(AP/Charlie Neibergall/Reuters/Brendan McDermid)

A tale of two race speeches: Clinton rips Bush's empty rhetoric to the African American community

At National Urban League conference, Bush responds with more cheap conservative talk blaming Big Government


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Sophia Tesfaye
July 31, 2015 8:46PM (UTC)

Without ever uttering his name, Hillary Clinton used her appearance at today's gathering of the National Urban League in Ft. Lauderdale, Florida, to launch a rhetorical attack on former Florida Gov. Jeb Bush's record with African Americans.

Bush was one of only two Republicans who bothered showing up to the annual conference of the historic civil rights organization today, but his willingness to actually act on the so-called outreach his party has too often only promised was no shield from the harsh criticisms Clinton lobbed his way.

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Pointedly referring to the name of Bush's official super PAC, Right to Rise, Clinton knocked Bush's appeal to the African American crowd as merely pandering.  “Too often we see a mismatch between what some candidates say in venues like this and what they actually do when they are elected,” she said. “People can’t rise if they can’t afford healthcare, they can’t rise if the minimum wage is too low to live on," she declared.

"They can’t rise if their governor makes it harder for them to get a college education," Clinton continued, targeting her prospective 2016 opponent's record as governor of Florida more particularly.

Bush eliminated affirmative action at Florida's public universities and colleges by executive action, a move he frequently boasts about on the campaign trail.

Finally, she argued, "you can’t seriously talk about the right to rise and support laws that deny the right to vote."

As governor, Bush cut early voting hours and opposed an appeal to restore voting rights to felons who've served their time (before ultimately accepting it.) Most infamously, in 2001 Bush was cited by a U.S. Civil Rights Commission for the “unjust removal of disproportionate numbers of African-American voters” from the voter rolls.

Bush's campaign was quick to fire back before the candidate took the stage. Bush campaign spokesman Tim Miller tweeted that the speech was a divisive "Clintonesque move" and a "cheap shot." And a Bush spokesperson issued a statement insisting that despite Clinton's attacks, "Bush can restore the right to rise for more Americans because he did it in Florida."

Bush never took the opportunity to engage Clinton's earlier remarks or return the fire on stage. For his part, once Bush took the podium he regurgitated the same stale and tired big government digs he employs at rallies with Iowa Republican voters in front of a crowd of mostly African American activists. “For a half century, this nation has pursued a war on poverty and massive government programs, funded with trillions of taxpayer dollars," Bush argued.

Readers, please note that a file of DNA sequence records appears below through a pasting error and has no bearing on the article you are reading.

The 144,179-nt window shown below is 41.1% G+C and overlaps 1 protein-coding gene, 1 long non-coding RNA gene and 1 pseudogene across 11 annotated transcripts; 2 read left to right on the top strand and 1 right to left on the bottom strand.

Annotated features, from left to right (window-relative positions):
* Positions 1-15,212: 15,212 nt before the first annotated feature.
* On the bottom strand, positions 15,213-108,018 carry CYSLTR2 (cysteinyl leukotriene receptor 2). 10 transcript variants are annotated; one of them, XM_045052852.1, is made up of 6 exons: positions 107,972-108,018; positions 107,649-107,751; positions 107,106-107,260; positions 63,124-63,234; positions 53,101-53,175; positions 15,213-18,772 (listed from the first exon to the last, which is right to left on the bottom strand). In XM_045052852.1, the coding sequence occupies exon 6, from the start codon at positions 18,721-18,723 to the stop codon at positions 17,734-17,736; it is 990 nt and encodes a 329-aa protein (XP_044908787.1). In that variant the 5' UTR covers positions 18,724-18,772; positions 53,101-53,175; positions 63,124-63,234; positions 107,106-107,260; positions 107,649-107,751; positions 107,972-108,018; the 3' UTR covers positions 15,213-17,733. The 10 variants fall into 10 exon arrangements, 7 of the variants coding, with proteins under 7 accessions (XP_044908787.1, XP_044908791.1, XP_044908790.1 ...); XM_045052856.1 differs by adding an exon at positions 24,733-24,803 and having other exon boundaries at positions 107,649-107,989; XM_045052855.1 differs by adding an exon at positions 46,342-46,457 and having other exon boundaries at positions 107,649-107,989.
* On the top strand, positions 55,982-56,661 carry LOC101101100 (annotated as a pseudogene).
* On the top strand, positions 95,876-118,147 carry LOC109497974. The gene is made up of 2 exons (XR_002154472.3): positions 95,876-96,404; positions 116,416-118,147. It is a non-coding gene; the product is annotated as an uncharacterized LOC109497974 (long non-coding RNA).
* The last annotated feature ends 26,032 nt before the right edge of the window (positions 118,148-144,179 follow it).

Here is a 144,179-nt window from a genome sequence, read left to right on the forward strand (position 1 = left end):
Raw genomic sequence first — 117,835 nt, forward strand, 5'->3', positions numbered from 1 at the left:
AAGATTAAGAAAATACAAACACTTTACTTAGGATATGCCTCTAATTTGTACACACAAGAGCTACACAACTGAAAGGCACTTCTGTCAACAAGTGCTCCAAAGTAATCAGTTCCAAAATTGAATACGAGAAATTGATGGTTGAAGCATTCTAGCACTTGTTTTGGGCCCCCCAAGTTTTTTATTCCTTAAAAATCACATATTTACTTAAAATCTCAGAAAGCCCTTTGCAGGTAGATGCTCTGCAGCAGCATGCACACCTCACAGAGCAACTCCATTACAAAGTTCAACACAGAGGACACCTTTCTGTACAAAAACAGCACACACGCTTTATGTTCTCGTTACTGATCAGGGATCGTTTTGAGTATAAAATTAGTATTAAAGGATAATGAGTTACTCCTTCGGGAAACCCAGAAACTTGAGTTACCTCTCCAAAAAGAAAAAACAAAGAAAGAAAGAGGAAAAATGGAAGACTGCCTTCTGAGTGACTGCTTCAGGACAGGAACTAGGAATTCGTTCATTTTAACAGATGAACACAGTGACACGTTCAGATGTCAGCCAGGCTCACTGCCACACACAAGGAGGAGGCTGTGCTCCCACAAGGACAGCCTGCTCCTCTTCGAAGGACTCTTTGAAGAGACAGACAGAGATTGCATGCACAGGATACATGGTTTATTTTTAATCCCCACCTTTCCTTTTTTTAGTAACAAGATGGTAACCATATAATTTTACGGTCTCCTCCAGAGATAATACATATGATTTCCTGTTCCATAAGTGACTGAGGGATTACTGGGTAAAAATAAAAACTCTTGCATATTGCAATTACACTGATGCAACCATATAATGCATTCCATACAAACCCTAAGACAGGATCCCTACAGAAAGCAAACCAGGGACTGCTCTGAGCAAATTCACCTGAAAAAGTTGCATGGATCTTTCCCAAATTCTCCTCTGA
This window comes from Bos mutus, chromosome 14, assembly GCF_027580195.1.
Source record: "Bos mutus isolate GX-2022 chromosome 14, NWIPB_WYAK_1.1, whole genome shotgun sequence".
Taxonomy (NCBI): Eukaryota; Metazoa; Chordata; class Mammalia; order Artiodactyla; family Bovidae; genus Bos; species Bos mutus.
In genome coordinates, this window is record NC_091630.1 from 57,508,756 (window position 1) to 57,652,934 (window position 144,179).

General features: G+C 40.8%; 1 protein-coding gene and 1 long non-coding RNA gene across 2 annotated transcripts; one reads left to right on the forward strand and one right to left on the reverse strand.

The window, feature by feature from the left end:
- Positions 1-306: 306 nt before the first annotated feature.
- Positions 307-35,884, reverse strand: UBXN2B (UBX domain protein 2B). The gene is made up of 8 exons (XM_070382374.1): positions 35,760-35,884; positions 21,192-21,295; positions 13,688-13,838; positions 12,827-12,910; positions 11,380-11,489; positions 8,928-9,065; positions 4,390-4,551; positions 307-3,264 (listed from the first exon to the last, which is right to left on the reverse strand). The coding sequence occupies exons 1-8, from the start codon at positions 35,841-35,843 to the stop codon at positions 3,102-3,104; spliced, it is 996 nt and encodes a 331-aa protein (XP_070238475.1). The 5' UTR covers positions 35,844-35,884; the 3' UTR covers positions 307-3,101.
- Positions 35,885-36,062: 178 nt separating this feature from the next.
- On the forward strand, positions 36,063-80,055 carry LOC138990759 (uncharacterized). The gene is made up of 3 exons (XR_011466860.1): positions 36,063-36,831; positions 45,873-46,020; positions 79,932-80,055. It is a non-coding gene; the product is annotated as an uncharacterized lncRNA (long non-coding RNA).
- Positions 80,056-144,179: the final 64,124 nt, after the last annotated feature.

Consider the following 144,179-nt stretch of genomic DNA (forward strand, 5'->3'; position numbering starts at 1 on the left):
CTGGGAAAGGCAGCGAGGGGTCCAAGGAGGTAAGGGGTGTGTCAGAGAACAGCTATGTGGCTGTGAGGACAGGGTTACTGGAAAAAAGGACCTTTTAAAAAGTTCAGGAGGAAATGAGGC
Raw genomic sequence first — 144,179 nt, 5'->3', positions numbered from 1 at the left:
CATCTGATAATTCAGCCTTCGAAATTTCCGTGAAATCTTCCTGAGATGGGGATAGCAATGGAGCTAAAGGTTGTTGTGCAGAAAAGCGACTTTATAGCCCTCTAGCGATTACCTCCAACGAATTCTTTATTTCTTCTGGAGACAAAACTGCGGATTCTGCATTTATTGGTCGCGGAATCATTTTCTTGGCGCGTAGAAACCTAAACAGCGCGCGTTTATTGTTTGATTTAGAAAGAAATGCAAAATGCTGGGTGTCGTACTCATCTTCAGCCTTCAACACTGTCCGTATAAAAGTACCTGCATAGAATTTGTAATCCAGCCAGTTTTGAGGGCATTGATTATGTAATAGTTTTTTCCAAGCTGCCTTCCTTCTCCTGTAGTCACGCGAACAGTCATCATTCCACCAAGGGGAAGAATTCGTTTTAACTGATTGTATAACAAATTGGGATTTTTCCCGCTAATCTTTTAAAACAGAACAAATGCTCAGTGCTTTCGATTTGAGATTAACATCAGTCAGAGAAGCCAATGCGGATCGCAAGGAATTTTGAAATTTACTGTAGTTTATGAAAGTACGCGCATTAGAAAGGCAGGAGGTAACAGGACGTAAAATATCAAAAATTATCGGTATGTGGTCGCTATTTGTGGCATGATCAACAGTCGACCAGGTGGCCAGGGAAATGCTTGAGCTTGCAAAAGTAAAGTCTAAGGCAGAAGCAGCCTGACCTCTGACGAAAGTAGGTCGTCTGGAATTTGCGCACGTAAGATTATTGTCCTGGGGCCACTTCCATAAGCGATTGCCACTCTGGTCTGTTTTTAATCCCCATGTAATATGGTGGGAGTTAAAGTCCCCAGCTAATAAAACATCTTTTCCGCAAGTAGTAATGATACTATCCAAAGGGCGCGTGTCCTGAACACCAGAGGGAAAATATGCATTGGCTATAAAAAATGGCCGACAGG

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He skimmed over the issues of criminal justice reform and police brutality, mentioning that trust in institutions was at all-time low and imploring politicians, police officers and community leaders to repair the damage. Bush made no mention of his support for mandatory minimum sentencing as governor of Florida when he said that, "in this country, we shouldn't be writing people off, denying them a second chance at a life of meaning."

He did find room, however, to give slight praise to President Obama before quickly lecturing black men to be better fathers: "When President Obama says that, quote, 'for too long we’ve been blind to the way past injustices continue to shape the present,' he is speaking the truth. But we should be just as candid about our failures in addressing the injustices of today."

Although Bush claimed to have gone "through a period of what some might call 'self-reflection' but I referred to it as 'listening and learning,'" it was Clinton, who during her time at the podium said what it appeared Bush was unwilling to say: "Race still plays a significant role in determining who gets ahead in America and who gets left behind. And yes, while that's partly a legacy of discrimination that stretches back to the start of our nation, it is also because of discrimination that is still ongoing."

"I'm planning to be president, and anybody who seeks that office has a responsibility to say it, and more than that, to grapple with the systemic inequities," she said. "I want you to know I see it and I hear you, and the racial disparities you work hard every day to overcome go against everything I believe in and everything I want to help America achieve."

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Sophia Tesfaye

Sophia Tesfaye is Salon's Deputy Politics Editor and resides in Washington, D.C. You can find her on Twitter at @SophiaTesfaye.

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